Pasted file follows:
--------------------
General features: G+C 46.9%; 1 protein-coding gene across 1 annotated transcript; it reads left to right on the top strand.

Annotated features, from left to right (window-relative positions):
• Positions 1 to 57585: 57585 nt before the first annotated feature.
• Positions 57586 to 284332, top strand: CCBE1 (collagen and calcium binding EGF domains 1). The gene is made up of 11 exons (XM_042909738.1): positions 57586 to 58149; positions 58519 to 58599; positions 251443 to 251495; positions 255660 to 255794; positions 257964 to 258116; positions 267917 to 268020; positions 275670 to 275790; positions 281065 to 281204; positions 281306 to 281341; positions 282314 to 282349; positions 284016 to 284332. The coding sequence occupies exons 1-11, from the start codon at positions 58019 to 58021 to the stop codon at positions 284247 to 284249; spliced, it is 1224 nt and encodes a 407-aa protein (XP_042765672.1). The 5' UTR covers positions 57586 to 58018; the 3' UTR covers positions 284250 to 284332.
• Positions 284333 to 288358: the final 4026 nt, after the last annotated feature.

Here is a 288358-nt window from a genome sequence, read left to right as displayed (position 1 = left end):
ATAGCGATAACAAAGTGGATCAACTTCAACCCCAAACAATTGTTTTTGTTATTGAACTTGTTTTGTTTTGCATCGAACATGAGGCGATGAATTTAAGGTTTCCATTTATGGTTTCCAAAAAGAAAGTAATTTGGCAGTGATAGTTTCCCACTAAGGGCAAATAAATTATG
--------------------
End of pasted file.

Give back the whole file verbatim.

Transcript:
General features: G+C 46.9%; 1 protein-coding gene across 1 annotated transcript; it reads left to right on the top strand.

Annotated features, from left to right (window-relative positions):
• Positions 1 to 57585: 57585 nt before the first annotated feature.
• Positions 57586 to 284332, top strand: CCBE1 (collagen and calcium binding EGF domains 1). The gene is made up of 11 exons (XM_042909738.1): positions 57586 to 58149; positions 58519 to 58599; positions 251443 to 251495; positions 255660 to 255794; positions 257964 to 258116; positions 267917 to 268020; positions 275670 to 275790; positions 281065 to 281204; positions 281306 to 281341; positions 282314 to 282349; positions 284016 to 284332. The coding sequence occupies exons 1-11, from the start codon at positions 58019 to 58021 to the stop codon at positions 284247 to 284249; spliced, it is 1224 nt and encodes a 407-aa protein (XP_042765672.1). The 5' UTR covers positions 57586 to 58018; the 3' UTR covers positions 284250 to 284332.
• Positions 284333 to 288358: the final 4026 nt, after the last annotated feature.

Here is a 288358-nt window from a genome sequence, read left to right as displayed (position 1 = left end):
ATAGCGATAACAAAGTGGATCAACTTCAACCCCAAACAATTGTTTTTGTTATTGAACTTGTTTTGTTTTGCATCGAACATGAGGCGATGAATTTAAGGTTTCCATTTATGGTTTCCAAAAAGAAAGTAATTTGGCAGTGATAGTTTCCCACTAAGGGCAAATAAATTATG